Random Roundup

I've lost an interest in shopping lately, which is great for my wallet. However, that also means I didn't have much inspiration to blog. I should have written these down last week, but what the heck, better late than never:

1) Take advantage of store closing sales at The Limited. To my disappointment, my favorite store location has already closed, and another one I visited last week is doing their final round of closeouts. What a shame--I've long depended on The Limited for their great clearance merchandises, featuring both work- and party-worthy staples. In the past, I've gotten great tops for $5-8 (sometimes $10), cool jewelry for a few bucks, and skirts for under $20. I don't know if they're keeping a few locations open or closing everything, but either way, I won't have access to those stores anymore. I guess I'll still find the merchandise at Ross, but that's about it.

2) Taking good care of your clothes now will save you lots of money in the long run. Right now Le Target can help you accomplish those goals. Even though a lot of things there aren't exactly cheap, I like their limited-time $1 special offers of miscellaneous knicknacks. I guess it's their brick-and-motar version of the Red Hot Shop. When I was there 2 weeks ago, they capitalized on the "get organized" bullet point on many peoples' New Year's Resolutions. There were lots of little jewelry boxes, earring trees, and miscellaneous laundry supplies like coathangers, tie and belt hangers, suit bags, mesh laundry bags, and sweater de-fuzzers (or whatever you call them). All of them were only a dollar each! I hope there's still some left, since I want to get more hangers and door hooks.

For me, "hand wash only" means throw them in a mesh bag and into the washer. The bags keep your clothes from getting entangled with other items (such as jeans) and getting stretched in the process. However, don't get too carried away; use reasonable judgment. If your clothes are really delicate, you're better off to just hand-wash them. The "hand wash only" items I throw into the washer are knits, wovens, and undies. I have no time to hand-wash stuff that I wear regularly, and if they're tough enough to withstand agitation, there's no sense in wasting time on them. Jersey cottons have held up really well when they're washed in this protected way.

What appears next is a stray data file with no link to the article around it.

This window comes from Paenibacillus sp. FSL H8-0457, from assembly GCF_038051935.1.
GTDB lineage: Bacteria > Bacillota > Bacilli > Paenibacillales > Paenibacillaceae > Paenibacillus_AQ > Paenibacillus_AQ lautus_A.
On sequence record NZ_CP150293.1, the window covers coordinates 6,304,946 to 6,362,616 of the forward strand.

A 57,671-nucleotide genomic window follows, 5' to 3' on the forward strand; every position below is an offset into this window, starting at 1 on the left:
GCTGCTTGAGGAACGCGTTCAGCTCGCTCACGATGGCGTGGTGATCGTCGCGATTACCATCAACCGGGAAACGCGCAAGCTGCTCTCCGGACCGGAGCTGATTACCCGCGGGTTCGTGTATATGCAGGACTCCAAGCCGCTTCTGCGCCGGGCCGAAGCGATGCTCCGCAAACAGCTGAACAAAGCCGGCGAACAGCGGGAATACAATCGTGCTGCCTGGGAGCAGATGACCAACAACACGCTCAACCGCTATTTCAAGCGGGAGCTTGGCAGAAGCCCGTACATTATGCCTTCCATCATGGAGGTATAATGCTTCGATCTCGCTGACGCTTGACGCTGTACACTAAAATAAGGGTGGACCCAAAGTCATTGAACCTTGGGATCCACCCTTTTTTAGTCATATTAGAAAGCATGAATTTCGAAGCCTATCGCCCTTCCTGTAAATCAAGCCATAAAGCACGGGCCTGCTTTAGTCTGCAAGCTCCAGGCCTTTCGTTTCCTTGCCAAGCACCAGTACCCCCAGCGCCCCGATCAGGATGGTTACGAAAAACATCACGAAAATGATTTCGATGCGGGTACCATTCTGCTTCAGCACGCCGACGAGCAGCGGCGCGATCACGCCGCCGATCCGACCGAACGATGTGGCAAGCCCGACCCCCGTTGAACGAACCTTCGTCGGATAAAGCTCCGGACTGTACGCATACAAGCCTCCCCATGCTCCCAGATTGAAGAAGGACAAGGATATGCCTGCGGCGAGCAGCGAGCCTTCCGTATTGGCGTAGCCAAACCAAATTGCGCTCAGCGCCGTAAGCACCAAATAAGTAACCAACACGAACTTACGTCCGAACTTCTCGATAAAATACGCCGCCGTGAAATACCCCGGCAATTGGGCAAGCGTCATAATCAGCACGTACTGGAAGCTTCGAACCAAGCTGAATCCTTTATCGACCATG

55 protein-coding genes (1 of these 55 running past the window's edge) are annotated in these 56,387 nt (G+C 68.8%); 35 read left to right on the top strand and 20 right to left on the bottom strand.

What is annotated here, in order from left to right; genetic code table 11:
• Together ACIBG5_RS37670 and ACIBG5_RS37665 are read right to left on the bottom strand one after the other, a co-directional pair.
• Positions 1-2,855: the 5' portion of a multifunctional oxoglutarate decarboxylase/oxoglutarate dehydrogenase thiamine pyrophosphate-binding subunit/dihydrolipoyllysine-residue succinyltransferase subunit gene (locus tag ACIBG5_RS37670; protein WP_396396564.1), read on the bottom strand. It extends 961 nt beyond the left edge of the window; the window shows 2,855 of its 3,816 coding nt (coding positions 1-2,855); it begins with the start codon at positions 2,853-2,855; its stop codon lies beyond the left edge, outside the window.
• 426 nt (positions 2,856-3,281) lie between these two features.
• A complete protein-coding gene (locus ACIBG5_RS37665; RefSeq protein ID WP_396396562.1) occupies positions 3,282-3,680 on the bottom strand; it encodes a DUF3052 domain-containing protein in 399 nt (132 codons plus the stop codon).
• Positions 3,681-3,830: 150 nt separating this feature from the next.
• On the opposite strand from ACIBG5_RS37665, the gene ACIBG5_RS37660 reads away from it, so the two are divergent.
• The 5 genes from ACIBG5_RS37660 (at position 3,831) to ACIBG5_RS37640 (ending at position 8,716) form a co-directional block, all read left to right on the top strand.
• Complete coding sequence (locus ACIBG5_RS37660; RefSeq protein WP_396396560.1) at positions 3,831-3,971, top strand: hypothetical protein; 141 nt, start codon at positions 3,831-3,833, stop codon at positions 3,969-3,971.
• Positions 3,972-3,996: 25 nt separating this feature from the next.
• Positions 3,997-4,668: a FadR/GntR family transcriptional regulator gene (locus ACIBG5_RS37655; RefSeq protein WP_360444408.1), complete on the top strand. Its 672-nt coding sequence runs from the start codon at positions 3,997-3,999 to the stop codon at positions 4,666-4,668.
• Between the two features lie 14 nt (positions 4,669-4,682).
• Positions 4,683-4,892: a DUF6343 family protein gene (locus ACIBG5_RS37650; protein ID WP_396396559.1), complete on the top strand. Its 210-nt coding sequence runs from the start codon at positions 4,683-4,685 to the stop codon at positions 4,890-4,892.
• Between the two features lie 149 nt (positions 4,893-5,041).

Everyone has favorite sweaters that could have been worn for a little while longer but for the fuzzballs that are all over the surface. De-fuzzing can give them new life. I have a sweatercoat and a really old Express wool sweater that were decimated by pilling, and I was about to just replace them with new stuff. I knew that defuzzers existed, but they are usually found in Asian stores that take effort to get to and I'm a lazy person. I was so happy to see the defuzzers for just a $1 at Target and snatched one up immediately. Operation is simple: just pop in a couple of AA batteries, remove the plastic cap covering the grill, turn it on, and lightly go over the surface. You'll see fuzzballs instantly disappear. As you continue to depill the sweater, the blades will slow down and even stop when fibers wrap around them or get stuck in the center. Remove the grill, use the brushes supplied with the defuzzer to clean it out. Dump out the fuzzballs collected in the clear plastic receptacle. At the end, you'll see a marked before-and-after difference; my sweatercoat looks almost new again, and while my Express sweater didn't recover as miraculously, I'm no longer ashamed to wear it outside of my house.

A couple of caveats with the defuzzer. First, some side effects may occur. It is possible for fibers from perfectly good regions to get snagged, thereby creating a hole in your sweater (this happened with all 3 sweaters, with varing degrees of severity as explained below). Consult your instincts wisely. I see defuzzing as a way to save really old sweaters on the brink of being tossed, so I would strongly advise against using the defuzzer for routine maintenance of newer sweaters. To minimizes the possibility of unwanted holes, keep the defuzzer to the surface instead of pushing it down into the sweater. Second, the defuzzer appears to perform poorly on cotton sweaters. The fibers don't seem to be as strong, so when fibers get snagged, it is much more likely to get holes. Additionally, the fuzzballs on cotton sweaters don't get picked up as cleanly as wool or acrylic fibers.

Risks aside, I think the defuzzer is a really good tool. Although it caused a couple of small holes in my sweatercoat and wool-blend sweater, the holes were small and could be fixed easily. Besides, the benefits of looking like new again greatly outweighs the annoyance of little holes. However, I'm disappointed with what the defuzzer did to my cotton sweater. That's my 2 cents, so do what you will with them.

1 comment:

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